I really had the same perceptions in my youth when I was a Lt 24 yrs ago. The macho 7.62mm or even the cal 30 (7.62mm x 54) M-1 garand round were superior in all aspects. But my experience change that with advancements in weapons technology as well as my combat and competition experience. I was amazed with the results of our 2000 year campaign as well as the success of the M-16 in the Service Rifle Competitions in Camp Perry,Ohio which since 1996 it had dominated the championships beating the favorites as the M-1A1 and military versions M-14 rifles. We in the Marine Corps have the only existing sniper school in the Philippines since 1967. We load our own match ammo for 5.56mm and 7.62mm in 69 grain Sierra BTHP match, 75 grain Hornady and 168 grain Sierra in 7.62mm BTHP match as well as subsonic rounds for both calibers for use in our Night Fighting Weapon System. Don’t know if there are existing sniper schools in other in southeast asian countries. And please no more lethality issues – shot placement at 600m is not an issue for the MSSR our snipers are trained to hit head shots at 600m and even a cal .22LR at shorter distances can ensure that kill. I’ve seen that – we operate in the most volatile region in Southeast Asia.

 

 

“Sea denial” vs “Sea Control”

Thanks to a position paper published by Congressman Roilo Golez, the term “area denial” has entered mainstream Philippine social media discussions about tensions with China and territorial threats in the West Philippine Sea. But what exactly is “Sea Denial”? To fully appreciate that mission, one must also understand the super-set mission: “Sea Control”.

The following quotations were initially collected for the following discussion on the Timawa.net forum: Sea Control vs Sea Denial: Why small boats aren’t enough and provide an easy-to-follow layman’s guide to understanding these two concepts.

From an online excerpt of the book The Influence of Sea Power on History: 1600-1783, Boston: Little, Brown and Co, 1896 by Mahan, A. T. comes the following concise distinction between control and denial

Sea denial. Sea denial, or commerce-destroying, provides a means for harrying and tiring an enemy. It may be a means to avoid losing a war. It may cause “great individual injury and discontent”. But by itself, a sea denial strategy is not a war-winning one. Nor is it a particularly deterring strategy.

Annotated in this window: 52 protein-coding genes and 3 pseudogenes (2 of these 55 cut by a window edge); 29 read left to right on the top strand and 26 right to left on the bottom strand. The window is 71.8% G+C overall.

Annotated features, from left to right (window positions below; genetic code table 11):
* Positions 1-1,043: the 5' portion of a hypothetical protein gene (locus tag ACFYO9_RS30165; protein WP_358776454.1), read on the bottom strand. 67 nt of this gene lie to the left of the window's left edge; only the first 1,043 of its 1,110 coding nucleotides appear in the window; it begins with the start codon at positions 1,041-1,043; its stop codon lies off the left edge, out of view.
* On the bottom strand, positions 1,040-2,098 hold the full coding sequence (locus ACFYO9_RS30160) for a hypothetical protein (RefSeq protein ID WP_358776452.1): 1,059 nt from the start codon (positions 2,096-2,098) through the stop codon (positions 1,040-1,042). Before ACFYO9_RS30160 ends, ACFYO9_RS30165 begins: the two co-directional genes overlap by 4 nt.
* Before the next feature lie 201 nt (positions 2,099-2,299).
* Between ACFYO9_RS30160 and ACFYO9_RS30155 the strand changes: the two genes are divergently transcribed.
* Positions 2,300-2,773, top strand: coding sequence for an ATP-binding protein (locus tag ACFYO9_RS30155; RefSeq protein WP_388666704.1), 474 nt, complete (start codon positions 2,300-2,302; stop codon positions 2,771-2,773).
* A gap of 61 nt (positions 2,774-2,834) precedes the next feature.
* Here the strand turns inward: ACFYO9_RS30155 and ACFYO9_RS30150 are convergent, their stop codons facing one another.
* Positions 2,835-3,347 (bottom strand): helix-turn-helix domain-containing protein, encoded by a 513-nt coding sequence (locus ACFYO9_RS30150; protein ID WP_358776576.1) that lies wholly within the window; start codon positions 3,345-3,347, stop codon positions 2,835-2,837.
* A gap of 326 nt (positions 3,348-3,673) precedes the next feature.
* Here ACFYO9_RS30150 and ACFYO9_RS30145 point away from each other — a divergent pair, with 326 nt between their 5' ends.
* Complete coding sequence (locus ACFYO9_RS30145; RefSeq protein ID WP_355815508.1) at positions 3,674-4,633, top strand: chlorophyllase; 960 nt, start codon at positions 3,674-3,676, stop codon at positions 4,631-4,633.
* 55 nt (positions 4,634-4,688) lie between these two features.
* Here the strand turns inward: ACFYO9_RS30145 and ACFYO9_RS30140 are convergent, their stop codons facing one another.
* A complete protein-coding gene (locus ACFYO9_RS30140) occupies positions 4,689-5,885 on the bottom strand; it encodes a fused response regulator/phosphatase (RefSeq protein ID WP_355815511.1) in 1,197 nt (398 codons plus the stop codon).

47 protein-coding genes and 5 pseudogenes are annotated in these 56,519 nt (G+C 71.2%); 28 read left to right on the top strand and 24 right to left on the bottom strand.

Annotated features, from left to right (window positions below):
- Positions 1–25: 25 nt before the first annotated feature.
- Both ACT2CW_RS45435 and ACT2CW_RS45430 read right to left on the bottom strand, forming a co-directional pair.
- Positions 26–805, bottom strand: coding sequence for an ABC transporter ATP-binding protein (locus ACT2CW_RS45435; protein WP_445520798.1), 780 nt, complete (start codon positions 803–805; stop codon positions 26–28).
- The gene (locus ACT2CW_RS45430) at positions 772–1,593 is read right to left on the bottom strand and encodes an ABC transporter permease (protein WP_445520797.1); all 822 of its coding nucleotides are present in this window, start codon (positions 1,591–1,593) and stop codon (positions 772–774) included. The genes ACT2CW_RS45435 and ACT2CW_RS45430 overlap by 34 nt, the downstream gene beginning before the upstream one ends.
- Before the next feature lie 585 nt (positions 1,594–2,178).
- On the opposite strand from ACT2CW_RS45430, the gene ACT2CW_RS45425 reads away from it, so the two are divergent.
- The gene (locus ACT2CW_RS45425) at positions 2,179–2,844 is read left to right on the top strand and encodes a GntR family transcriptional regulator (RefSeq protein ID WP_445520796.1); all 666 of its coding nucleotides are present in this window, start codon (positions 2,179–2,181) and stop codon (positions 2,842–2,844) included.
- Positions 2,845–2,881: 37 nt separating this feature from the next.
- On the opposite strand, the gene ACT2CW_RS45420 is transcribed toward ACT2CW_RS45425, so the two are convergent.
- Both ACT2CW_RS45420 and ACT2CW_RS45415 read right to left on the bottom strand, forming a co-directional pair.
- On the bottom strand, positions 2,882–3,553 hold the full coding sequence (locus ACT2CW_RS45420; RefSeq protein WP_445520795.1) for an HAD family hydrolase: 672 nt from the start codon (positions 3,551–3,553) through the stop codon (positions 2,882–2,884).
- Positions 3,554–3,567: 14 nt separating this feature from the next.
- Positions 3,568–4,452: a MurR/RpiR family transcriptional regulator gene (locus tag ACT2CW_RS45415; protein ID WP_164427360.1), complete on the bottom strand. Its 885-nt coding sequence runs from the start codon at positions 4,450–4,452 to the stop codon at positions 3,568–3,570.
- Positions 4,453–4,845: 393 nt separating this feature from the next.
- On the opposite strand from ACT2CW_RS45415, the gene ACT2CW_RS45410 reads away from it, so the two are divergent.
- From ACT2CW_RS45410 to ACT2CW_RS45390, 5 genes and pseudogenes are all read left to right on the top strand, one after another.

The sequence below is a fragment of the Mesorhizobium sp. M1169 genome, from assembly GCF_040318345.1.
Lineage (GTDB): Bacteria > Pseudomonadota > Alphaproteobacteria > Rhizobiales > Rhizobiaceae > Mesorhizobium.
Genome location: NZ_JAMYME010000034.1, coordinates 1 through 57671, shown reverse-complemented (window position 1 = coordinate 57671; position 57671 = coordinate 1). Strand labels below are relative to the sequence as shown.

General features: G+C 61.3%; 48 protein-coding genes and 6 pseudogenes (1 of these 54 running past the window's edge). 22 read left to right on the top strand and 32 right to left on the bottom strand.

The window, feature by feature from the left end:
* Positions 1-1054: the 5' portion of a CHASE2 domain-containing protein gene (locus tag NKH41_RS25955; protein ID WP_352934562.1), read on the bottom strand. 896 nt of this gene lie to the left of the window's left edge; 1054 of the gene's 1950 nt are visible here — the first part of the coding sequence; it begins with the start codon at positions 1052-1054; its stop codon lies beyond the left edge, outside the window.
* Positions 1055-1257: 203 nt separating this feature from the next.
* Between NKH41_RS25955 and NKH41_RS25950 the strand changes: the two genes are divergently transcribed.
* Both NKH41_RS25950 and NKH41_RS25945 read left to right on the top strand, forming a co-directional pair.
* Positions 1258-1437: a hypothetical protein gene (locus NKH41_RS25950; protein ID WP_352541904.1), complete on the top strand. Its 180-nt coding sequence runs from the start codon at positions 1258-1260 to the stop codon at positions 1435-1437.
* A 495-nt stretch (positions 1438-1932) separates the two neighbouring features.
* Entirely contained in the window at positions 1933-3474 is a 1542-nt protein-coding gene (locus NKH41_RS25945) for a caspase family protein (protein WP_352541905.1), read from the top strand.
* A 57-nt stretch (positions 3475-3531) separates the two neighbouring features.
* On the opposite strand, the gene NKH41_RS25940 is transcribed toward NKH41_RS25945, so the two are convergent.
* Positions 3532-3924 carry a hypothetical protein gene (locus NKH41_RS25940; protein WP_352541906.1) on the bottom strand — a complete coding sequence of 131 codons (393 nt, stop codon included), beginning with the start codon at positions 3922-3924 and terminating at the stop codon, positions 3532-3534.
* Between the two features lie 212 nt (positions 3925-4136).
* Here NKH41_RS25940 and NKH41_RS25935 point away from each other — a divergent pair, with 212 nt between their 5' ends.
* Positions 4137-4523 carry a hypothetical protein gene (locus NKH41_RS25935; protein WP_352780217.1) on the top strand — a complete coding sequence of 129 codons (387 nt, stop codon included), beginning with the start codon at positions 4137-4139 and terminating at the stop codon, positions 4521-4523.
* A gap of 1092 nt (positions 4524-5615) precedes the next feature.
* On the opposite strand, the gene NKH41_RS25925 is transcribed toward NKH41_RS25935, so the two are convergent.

Sea Control. Sea control means, fundamentally, the ability to carry your, and your allies’, commerce across the seas and to provide the means to project force upon a hostile, distant shore. A sea controller must limit the sea denial capabilities of the enemy. To quote the Prophet again, “… when a question arises of control over distant regions, … it must ultimately be decided by naval power, …, which represents the communications that form so prominent a feature in all strategy.”

Between the two strategies, sea denial remains the lowest hanging fruit. Expensive capital ships are principal means of exercising Sea Control and is therefore often beyond the resources of most maritime nations. Even China initially started with this strategy as related by Hugh White, a professor of strategic studies at ANU. The paper not only points out China’s approach, but affirms the limitations of this strategy as explained above by Mahan

The Chinese have long understood that America’s sea control in the western Pacific has been the military foundation of its strategic primacy in Asia, and that the US Navy’s carriers are the key. They have therefore focused the formidable expansion of their naval and air forces over the past 20 years on trying to deprive the US of sea control by developing their capacity to sink American carriers. In this they appear to have been strikingly successful, to the point that US military leaders now acknowledge that their sea control in the western Pacific is slipping away.

But for China, depriving America of sea control is not the same as acquiring it themselves. Its naval strategy has focused on the much more limited aim that strategists call ”sea denial”: the ability to attack an adversary’s ships without being able to stop them attacking yours. These days, sea denial can be achieved without putting ships to sea, because land-based aircraft, long-range missiles and submarines can sink ships much more cost-effectively than other ships can. This is what China has done.